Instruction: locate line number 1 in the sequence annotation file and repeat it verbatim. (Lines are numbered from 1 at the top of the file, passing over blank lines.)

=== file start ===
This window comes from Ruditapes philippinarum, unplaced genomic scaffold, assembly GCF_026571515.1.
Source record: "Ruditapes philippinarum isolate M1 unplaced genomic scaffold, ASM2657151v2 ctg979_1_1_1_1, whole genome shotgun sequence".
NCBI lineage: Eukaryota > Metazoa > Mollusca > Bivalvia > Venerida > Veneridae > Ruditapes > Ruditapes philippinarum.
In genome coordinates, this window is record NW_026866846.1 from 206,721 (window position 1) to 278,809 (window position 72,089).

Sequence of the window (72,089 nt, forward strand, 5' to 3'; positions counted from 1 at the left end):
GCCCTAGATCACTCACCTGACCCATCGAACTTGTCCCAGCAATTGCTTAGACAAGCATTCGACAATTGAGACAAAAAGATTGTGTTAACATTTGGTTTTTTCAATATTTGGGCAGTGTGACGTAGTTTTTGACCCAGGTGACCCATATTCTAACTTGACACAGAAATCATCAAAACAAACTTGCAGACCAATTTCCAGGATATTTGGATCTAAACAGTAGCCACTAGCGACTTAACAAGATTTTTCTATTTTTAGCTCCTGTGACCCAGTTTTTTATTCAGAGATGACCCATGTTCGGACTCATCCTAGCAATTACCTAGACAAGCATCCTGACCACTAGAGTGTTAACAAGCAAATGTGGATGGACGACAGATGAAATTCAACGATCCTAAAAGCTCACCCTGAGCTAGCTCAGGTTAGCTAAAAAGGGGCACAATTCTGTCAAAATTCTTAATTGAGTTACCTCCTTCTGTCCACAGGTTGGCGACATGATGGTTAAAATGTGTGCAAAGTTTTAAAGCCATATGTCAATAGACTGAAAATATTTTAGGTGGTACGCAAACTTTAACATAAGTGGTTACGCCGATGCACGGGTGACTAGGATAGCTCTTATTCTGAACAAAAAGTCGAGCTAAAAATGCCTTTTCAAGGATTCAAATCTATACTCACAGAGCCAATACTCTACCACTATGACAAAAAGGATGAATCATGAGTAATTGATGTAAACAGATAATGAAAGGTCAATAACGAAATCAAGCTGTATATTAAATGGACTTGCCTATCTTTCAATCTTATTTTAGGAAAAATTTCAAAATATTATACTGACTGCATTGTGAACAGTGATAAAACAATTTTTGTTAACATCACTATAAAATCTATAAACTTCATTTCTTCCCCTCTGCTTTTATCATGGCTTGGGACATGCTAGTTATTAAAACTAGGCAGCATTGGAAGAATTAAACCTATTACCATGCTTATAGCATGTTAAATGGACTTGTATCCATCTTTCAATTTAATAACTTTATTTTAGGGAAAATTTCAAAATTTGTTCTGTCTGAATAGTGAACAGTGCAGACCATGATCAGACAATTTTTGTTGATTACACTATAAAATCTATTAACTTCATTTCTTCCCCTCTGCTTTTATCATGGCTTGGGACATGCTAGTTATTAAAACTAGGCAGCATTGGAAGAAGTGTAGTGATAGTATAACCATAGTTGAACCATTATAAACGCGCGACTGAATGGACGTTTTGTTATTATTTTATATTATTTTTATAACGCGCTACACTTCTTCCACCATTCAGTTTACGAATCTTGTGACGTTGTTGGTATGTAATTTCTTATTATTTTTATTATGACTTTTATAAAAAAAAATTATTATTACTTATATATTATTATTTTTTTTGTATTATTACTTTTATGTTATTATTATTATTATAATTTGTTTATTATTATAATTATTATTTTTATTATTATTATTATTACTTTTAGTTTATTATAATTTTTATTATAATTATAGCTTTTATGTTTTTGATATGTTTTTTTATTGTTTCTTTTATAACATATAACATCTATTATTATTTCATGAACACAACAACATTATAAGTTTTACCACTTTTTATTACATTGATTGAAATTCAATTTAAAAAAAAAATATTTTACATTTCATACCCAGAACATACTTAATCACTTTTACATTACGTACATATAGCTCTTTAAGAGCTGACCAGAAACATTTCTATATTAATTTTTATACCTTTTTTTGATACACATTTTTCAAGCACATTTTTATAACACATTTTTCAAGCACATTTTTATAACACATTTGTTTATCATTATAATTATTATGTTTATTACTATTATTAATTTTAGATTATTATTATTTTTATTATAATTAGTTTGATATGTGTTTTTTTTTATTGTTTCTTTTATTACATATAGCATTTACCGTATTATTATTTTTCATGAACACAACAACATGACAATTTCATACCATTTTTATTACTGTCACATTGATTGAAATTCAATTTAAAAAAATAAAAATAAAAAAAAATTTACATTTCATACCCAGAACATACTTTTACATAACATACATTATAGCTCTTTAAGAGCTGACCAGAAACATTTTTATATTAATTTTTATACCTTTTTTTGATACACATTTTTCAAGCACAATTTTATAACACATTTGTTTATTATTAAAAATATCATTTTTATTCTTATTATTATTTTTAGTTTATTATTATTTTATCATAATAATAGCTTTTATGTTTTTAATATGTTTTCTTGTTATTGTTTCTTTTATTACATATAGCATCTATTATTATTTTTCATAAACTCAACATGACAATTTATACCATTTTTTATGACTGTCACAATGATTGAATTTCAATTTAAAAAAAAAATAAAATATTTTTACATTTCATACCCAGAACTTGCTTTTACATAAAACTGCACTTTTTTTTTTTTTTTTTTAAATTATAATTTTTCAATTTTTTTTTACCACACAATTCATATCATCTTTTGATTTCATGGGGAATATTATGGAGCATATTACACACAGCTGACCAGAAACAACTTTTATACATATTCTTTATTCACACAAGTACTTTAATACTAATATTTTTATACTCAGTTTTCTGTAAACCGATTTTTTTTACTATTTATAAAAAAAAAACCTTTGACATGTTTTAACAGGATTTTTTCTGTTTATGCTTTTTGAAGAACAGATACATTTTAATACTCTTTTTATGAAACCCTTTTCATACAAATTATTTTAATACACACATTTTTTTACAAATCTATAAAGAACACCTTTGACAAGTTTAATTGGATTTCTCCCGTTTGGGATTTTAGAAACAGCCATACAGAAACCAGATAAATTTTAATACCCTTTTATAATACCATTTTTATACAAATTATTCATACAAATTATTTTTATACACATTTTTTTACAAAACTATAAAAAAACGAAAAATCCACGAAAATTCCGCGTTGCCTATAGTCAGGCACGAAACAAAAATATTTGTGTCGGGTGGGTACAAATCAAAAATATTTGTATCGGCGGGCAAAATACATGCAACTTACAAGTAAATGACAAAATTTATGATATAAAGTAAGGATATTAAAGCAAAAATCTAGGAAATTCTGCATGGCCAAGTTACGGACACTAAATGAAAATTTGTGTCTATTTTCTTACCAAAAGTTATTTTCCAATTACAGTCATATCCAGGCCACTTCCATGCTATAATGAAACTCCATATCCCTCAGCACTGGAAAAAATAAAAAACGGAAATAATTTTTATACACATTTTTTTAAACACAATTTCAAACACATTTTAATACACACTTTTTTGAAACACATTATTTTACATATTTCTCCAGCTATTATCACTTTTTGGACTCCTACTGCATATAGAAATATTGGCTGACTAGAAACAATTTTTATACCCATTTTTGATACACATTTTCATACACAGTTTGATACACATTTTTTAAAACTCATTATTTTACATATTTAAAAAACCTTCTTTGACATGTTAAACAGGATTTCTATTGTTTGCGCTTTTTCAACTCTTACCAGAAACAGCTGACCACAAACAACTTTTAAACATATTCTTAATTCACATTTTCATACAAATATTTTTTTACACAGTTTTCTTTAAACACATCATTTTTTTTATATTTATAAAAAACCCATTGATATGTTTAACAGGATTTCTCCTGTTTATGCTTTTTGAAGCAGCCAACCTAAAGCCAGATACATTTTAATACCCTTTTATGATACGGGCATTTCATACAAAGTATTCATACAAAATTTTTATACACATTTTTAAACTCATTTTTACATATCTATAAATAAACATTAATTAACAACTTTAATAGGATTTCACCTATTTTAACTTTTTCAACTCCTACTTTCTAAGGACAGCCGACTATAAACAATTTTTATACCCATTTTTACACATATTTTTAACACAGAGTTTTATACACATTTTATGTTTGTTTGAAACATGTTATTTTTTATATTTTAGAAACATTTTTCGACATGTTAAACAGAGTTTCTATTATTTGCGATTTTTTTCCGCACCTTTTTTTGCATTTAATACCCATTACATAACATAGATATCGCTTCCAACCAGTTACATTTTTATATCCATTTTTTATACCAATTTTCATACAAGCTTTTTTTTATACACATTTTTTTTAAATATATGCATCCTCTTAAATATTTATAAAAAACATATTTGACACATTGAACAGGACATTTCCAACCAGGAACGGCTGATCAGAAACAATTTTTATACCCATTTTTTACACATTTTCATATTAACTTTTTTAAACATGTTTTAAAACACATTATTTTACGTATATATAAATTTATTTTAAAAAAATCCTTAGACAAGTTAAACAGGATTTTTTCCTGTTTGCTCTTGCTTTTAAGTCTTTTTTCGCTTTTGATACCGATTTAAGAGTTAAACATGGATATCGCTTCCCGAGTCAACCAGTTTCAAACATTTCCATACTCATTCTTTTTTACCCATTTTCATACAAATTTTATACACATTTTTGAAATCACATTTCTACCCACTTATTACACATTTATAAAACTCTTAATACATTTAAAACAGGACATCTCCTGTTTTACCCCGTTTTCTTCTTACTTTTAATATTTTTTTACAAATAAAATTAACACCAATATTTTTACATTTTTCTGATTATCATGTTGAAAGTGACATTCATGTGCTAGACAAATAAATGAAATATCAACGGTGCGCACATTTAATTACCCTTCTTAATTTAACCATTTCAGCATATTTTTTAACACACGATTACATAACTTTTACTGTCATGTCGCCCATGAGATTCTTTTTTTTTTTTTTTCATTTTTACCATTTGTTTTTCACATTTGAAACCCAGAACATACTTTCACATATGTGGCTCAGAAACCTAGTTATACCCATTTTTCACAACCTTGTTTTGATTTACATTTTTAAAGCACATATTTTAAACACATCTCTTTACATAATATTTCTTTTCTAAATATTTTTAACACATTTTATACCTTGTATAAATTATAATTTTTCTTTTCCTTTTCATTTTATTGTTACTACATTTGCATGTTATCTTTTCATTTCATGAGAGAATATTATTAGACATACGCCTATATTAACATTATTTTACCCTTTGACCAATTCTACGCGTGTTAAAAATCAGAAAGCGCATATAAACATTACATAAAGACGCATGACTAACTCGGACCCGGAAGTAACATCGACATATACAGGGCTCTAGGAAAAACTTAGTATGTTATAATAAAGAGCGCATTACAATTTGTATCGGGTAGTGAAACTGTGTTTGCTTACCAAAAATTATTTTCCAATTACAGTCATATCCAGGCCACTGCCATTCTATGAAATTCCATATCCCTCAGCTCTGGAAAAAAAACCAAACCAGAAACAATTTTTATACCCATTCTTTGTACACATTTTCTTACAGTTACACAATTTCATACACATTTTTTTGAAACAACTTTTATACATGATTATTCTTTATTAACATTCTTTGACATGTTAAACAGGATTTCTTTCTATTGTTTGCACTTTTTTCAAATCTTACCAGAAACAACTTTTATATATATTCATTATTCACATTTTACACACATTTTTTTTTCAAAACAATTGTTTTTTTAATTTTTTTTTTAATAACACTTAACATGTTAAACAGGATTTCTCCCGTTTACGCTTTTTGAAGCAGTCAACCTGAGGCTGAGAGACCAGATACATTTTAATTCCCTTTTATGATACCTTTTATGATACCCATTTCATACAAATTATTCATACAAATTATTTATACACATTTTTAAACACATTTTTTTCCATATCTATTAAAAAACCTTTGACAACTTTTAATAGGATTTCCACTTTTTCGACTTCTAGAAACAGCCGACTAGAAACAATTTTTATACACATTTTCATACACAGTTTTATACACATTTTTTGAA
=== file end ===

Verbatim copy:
This window comes from Ruditapes philippinarum, unplaced genomic scaffold, assembly GCF_026571515.1.